I’m 39, married for 10 years with three kids, and began an affair last year with one of my ex-colleagues. She’s 38, never married, suffers depression, and has issues with commitment and being indecisive.
Our relationship has brought out our worst (verbally) – I complained about her priorities and lack of energy and time for me; she said it was her unease with my situation.
She’s also a workaholic with a demanding job.
We’re on a downward spiral ...
I’ve done everything, asking her to change and so on. But she’s become very cold and has pushed me out of her life.
I know she loves and cares about me; we still exchange emails, texts, and occasional phone conversations. I’ve never loved anyone so much.
My marriage was arranged, so although I respect my wife, I can’t say I’m in love, but I love my kids and want to do the best for them.
How can I fix things with my lover, or should I just move on?
- Sad Affair
You can’t do “the best” for anyone when you have a foot in two camps.
It’s clear that your lover wants more than a piece of your life.
It’s equally clear that you do not see yourself being open about your relationship with this woman and separating from your wife.
I believe you need to discuss your situation with a professional counsellor, over enough time to figure out what are truly your priorities. I don’t advocate separating as the first or best choice when children are involved, especially if you haven’t really tried to first focus on your marriage.
If you believe that, because your marriage was arranged, it therefore can’t be loving, you’re not really giving your wife a chance.
Recently, I heard from a friend who’d moved away several years ago. She's a struggling alcoholic with recurring depression and other health challenges.
Previously, she was separated from an abusive spouse, losing traction as a parent with her adolescent son, and not finding success in a career switch. She was under the guidance of a conservative religious leader who was invalidating all her survival choices because they included divorce. But, at least, she was sober.
This time she wasn't.
She said she had a new boyfriend, who was pressuring her to move to him, across the country. I said she should visit him, but not pull up stakes where she’d have no supports, and to call me back when she’s sober.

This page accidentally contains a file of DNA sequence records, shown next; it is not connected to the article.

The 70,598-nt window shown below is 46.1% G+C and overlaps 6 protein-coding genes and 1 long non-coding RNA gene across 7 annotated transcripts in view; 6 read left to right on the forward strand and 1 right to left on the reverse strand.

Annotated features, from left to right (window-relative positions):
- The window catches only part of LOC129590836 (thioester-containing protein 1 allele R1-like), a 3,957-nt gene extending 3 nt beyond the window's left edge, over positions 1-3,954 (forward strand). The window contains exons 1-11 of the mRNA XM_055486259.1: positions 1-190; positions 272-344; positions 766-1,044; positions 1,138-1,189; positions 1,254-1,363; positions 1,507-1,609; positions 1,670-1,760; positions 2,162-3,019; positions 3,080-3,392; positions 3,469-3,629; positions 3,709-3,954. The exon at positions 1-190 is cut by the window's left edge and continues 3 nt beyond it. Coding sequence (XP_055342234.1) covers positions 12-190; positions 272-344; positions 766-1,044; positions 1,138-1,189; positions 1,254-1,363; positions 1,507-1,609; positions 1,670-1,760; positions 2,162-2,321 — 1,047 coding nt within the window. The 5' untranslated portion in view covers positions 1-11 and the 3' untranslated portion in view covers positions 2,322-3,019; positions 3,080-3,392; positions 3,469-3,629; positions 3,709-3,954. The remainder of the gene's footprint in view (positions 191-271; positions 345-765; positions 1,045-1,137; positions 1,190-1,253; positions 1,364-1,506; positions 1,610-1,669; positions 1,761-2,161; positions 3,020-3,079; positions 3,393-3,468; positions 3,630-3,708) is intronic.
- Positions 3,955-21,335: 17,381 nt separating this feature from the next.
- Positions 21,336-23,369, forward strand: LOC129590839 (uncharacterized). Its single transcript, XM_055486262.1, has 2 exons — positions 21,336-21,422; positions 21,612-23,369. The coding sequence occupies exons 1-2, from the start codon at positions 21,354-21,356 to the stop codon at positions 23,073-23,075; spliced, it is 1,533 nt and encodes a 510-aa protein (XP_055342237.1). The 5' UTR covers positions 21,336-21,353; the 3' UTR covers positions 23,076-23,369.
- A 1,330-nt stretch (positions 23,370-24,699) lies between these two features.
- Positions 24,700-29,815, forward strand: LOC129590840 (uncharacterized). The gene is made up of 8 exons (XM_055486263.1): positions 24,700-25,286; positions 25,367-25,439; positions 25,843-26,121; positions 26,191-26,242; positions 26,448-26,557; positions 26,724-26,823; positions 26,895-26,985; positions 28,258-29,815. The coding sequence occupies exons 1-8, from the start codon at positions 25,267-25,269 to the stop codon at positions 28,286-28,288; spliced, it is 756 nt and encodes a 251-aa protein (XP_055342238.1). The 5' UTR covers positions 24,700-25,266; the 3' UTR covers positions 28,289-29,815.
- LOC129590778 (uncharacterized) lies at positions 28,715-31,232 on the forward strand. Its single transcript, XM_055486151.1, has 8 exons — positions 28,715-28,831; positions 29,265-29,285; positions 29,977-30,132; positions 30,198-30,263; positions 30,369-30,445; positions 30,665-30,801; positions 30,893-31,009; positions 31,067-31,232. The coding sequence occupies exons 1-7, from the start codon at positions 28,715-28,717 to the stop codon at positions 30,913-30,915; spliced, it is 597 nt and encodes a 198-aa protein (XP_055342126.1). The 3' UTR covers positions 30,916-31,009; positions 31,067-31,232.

My own life is pretty bad so I avoid having a co-dependency relationship with her. I don't think I'm strong enough to let her dump on me without being drawn into her chaos. I haven’t heard from her since.
Could I have handled this better, and should I contact her?
- Wannabe Good Friend
You’re wise to know your own limits.
When drunk, this friend will use you as her listening post, drag you into the depths of her problems and poor choices, and drain you of your own energy.
Then, as she’s demonstrated already, when you don’t say what she wants to hear, she’ll withdraw.
Your fear that all this will harm your ability to manage your own life is necessary self-protection. Being a good friend means caring, and offering support when a) you can handle it; and b) when it’s being heard (even if not accepted).
Until she’s ready to deal with her addiction, you’re best off to stay distant.
My sister-in-law was upset that her employees found out it was her birthday (big deal).
They didn't make a celebration, they just told her mom to wish her happy birthday.
She said it’s not necessary for them to wish her happy birthday. Yet her employees went out of the way to remember or find out about it.
What would you say to someone who doesn’t want to celebrate her birthday at 26, or have her employees know when it is?
- She’s Ridiculous
I’d say nothing. I’d also wonder why her sister-in-law (you) is making an issue of this and trying to make this relative look bad.
I’d figure she either has age hang-ups (perhaps her employees are much older and she fears they’ll question her authority), or is a very private person. So I’d mind my own business.
If there are more serious matters involved, you haven’t made them clear.
Tip of the day:
When an extra-marital affair goes sour, it’s likely the whole situation that’s not working.